'Drive and Cycle Friendly' encourages Sumter County residents to take to two wheels for physical activity

July 22, 2011

Sumter bike program

Sumter County Active Lifestyles (SCAL) is encouraging residents to add bicycling as part of their efforts to be physically active. SCAL is a community partner with the Arnold School's Prevention Research Center.

Sumter County Active Lifestyles (SCAL), the community partner of the Arnold School's Prevention Research Center, is continuing its efforts to combat obesity by encouraging Sumter County residents to spend more time on two-wheels.

The bicycling effort – "Drive and Cycle Friendly: Share the Road" -- is one of several public health programs connected to the USC center, said PRC interim director Dr. Sara Wilcox.

The cycling program recently was featured on WLTX-TV in Columbia when SCAL was asking area residents to share their opinions on what was needed to help make Sumter County more friendly to bicyclists.

In the interview with the television station, Linda Pekuri of SCAL said, "If we're telling people to become physically active, then we've got to provide people with resources."

A presence on the USC campus since 1993, the PRC is one of 37 centers funded by the Centers for Disease Control and Prevention. Each center has its own focus, but all are dedicated to research projects that promote health and prevent disease.

The origins of SCAL date back to 1999 when the group was formed to serve as the community advisory board for the PRC.

With the close cooperation of community leaders, SCAL has succeeded in bringing about policy and environmental changes and implementing a variety of programs to increase walking, biking, and other forms of physical activity, Wilcox said.

Cycling and walking trails have been improved, and groups of residents have participated in walking interventions and outreach efforts launched to identify and assist communities with limited resources for physical activity.

In addition to the policy and environmental change efforts, the PRC is designing a walking intervention as part of the SCAL project, said Wilcox.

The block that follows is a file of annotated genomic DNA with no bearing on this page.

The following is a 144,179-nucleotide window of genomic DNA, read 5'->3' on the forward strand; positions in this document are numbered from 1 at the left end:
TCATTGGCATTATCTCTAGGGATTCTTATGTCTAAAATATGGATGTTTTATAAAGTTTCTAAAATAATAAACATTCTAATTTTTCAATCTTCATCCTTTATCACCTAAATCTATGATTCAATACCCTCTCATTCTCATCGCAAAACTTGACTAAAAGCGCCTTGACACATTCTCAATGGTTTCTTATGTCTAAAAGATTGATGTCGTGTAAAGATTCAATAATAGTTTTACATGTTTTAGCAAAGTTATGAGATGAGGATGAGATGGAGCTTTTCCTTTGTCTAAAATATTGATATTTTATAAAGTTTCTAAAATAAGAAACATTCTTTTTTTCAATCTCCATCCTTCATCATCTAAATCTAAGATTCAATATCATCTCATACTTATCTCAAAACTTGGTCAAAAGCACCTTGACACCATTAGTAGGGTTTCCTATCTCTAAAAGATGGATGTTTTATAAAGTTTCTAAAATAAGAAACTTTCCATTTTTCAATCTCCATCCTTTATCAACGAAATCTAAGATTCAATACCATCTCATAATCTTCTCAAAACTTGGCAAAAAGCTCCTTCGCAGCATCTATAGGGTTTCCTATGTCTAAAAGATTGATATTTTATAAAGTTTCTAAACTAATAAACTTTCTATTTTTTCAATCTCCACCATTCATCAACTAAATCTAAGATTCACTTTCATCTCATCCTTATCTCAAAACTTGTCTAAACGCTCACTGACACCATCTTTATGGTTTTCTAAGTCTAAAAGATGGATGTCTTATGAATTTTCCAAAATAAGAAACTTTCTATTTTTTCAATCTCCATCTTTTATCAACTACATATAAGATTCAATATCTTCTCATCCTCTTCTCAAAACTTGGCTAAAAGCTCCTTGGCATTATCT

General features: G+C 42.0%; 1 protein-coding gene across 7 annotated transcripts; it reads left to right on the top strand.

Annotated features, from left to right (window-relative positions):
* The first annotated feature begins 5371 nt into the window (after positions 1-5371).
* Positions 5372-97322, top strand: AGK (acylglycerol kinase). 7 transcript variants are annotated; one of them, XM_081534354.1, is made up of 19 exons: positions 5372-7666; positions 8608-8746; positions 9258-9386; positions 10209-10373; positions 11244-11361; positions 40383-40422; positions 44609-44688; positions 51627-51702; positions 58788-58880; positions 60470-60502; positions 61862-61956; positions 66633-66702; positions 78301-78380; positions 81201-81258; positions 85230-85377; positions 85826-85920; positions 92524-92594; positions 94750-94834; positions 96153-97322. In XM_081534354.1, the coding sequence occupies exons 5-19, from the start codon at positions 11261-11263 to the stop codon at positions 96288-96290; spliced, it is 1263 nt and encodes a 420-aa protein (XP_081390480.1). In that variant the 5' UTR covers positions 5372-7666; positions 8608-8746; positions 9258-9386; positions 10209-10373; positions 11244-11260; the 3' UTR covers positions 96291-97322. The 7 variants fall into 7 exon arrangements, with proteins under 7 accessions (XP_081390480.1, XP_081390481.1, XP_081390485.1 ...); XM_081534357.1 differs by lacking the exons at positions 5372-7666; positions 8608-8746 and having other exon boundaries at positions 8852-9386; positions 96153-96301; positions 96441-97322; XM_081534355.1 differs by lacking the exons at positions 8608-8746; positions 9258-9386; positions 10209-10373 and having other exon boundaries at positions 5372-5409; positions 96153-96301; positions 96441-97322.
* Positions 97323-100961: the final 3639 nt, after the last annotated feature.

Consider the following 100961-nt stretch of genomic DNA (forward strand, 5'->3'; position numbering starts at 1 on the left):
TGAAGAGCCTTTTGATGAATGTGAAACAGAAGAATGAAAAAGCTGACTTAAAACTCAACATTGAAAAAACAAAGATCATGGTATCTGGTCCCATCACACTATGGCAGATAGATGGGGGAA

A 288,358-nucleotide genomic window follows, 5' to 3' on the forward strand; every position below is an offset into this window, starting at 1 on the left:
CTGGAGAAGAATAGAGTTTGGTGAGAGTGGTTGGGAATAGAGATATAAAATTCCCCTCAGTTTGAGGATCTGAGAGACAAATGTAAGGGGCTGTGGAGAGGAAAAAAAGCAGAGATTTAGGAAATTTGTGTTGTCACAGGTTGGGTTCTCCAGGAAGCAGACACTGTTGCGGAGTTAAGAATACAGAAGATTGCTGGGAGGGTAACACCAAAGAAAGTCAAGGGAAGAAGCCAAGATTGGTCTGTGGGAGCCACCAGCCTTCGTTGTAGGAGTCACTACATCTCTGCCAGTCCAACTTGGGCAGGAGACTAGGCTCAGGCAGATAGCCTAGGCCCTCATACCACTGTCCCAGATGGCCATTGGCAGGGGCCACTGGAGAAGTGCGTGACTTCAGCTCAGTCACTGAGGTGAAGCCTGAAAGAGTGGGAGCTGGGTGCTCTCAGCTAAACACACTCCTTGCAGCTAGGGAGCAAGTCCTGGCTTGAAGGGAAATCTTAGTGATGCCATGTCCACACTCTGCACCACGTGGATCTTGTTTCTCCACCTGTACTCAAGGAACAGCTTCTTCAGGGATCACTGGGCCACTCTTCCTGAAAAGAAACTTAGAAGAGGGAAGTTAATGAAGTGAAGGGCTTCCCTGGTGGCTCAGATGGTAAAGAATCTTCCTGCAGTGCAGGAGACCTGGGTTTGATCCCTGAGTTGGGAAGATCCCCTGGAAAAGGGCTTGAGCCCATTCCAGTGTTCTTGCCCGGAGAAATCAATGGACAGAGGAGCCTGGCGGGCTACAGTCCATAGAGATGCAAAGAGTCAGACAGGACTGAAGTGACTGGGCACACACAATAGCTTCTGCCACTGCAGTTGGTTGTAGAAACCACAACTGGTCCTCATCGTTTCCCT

That effort will be led by Dr. Lyndie Forthofer, an associate professor in the Department of Epidemiology and Biostatistics. Forthofer and Wilcox, along with Dr. Patricia Sharpe, were named co-investigators for the PRC program when it was renewed recently by the CDC.

Working in close partnership with communities to identify and address local health issues is a core value of the PRC program of the CDC. At the national 25th anniversary conference for PRCs held recently, 11 PRCs were recognized for their commitment by receiving a Community-Based Participatory Research (CBPR) Best Practice Award.

The Arnold School's PRC was among those on this elite list and shared the accomplishment with PRCs at the schools of public health or medicine at the following academic institutions: Emory University, Morehouse School of Medicine, San Diego State University (with University of California at San Diego), UCLA/RAND, University of Arizona; University of Maryland; University of North Carolina at Chapel Hill; University of Rochester; University of Washington; and West Virginia University.

A new video gives an overview of the CDC's Prevention Research Centers Program.

For more information about PRC activities at the Arnold School, visit the PRC website or the Sumter County Active Lifestyles home page.

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